The Dunravens had three children:

  • Lady Florence Enid Wyndham-Quin (13 June 1870 – July 1891).
  • Lady Rachael Charlotte Wyndham-Quin (20 February 1872 – 30 January 1901), married Desmond FitzJohn Lloyd FitzGerald, 27th Knight of Glin and had children.
  • Lady Aileen May Wyndham-Quin (9 April 1873 – 25 February 1962), married Lord Ardee, who later became, in 1929, The 13th Earl of Meath, and had children. In 1897, she was one of the guests at the Duchess of Devonshire's Diamond Jubilee Costume Ball.[36]

In 1869, Lord Dunraven revealed in his diaries, under the title Experiences in Spiritualism with D. D. Home, that he had slept in the same bed with Daniel Dunglas Home. Many of the diary entries contain erotic homosexual references between Home and the then Lord Adare.[37]

From 1900 onwards Lord Dunraven developed the gardens on "Garinish Island" (near Sneem, County Kerry, Republic of Ireland), which he had inherited from his father, The 3rd Earl of Dunraven and Mount-Earl, into a subtropical wild garden. It is still in existence today. The house, called "Garinish Lodge", was burned in September 1922 during the Irish Civil War (1922–1923), but later rebuilt.

Lord Dunraven died in June 1926, aged 85. As he died without a male heir, the earldom passed to a cousin, Windham Wyndham-Quin, 5th Earl of Dunraven and Mount-Earl. The barony of Kenry, which had been created for his father, became extinct. He left all his unsettled property (acquired during his lifetime), including Garinish Island, his yacht and racehorses to his only surviving child, Aileen. All the settled property, which included Adare Manor and other properties there, as well as Dunraven Castle estate and several valuable coal mines in South Wales, was left to his successor, his cousin. Dunraven was buried at St. Nicholas' Church of Ireland in Adare, County Limerick, Ireland. In 1895 Dunraven had lived at 27 Norfolk Street.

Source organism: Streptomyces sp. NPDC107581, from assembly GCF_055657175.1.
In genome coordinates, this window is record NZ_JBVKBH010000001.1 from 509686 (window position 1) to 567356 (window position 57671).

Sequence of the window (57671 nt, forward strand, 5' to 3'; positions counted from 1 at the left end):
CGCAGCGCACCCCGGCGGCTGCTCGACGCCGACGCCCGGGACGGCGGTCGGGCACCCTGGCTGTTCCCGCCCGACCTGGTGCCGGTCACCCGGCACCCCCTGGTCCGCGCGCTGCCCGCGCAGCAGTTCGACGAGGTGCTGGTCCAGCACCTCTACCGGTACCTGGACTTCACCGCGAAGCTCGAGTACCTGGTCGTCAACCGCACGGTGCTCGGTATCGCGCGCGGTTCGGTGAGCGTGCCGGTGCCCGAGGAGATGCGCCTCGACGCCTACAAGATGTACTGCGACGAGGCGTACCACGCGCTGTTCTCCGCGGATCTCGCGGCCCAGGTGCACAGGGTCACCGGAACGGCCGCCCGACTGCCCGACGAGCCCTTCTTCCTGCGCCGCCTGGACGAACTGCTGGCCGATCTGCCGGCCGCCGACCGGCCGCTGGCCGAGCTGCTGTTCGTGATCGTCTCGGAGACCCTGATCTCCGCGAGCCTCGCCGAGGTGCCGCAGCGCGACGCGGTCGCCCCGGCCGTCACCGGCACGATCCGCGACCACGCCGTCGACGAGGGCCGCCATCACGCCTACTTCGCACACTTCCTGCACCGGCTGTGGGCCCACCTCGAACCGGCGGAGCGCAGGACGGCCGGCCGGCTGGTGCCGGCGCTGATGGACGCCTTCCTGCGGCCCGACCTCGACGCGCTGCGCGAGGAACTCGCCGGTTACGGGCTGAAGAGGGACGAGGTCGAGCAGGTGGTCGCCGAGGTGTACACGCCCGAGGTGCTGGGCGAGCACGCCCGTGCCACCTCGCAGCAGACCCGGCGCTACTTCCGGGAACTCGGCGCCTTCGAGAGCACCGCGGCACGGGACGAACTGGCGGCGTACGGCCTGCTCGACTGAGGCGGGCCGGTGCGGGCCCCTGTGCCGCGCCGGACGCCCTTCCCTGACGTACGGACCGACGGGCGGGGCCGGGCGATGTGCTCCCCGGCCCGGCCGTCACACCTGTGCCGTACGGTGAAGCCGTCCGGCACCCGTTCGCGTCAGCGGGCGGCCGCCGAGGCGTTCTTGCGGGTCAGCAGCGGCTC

Legacy and honours[edit]

In 1939, 13 years after his death, Norfolk Street (London, Mayfair, United Kingdom) was renamed as Dunraven Street in his honour.[38] Dunraven Pass on the Grand Loop Road between Tower and Canyon in Yellowstone National Park is named after Lord Dunraven, as is nearby Dunraven Peak, a 9,869 feet (3,008 m) mountain peak in the Washburn Range.


  1. ^ a b c d e "Rocky Mountain Administrative History". Retrieved 10 May 2007.
  2. ^ "Page 2 - Issue 22342, 3 January 1860 - London Gazette - The Gazette".
  3. ^ "Page 901 - Issue 22362, 2 March 1860 - London Gazette - The Gazette".
  4. ^ "Page 5219 - Issue 22572, 3 December 1861 - London Gazette - The Gazette".
  5. ^ a b "Page 701 - Issue 7543, 6 June 1865 - Edinburgh Gazette - The Gazette".
  6. ^ "Page 1646 - Issue 7489, 2 December 1864 - Edinburgh Gazette - The Gazette".
  7. ^ "Page 142 - Issue 7717, 5 February 1867 - Edinburgh Gazette - The Gazette".
  8. ^ "Page 3002 - Issue 24217, 8 June 1875 - London Gazette - The Gazette".
  9. ^ "Page 2264 - Issue 26616, 16 April 1895 - London Gazette - The Gazette".
  10. ^ "Page 4729 - Issue 26885, 24 August 1897 - London Gazette - The Gazette".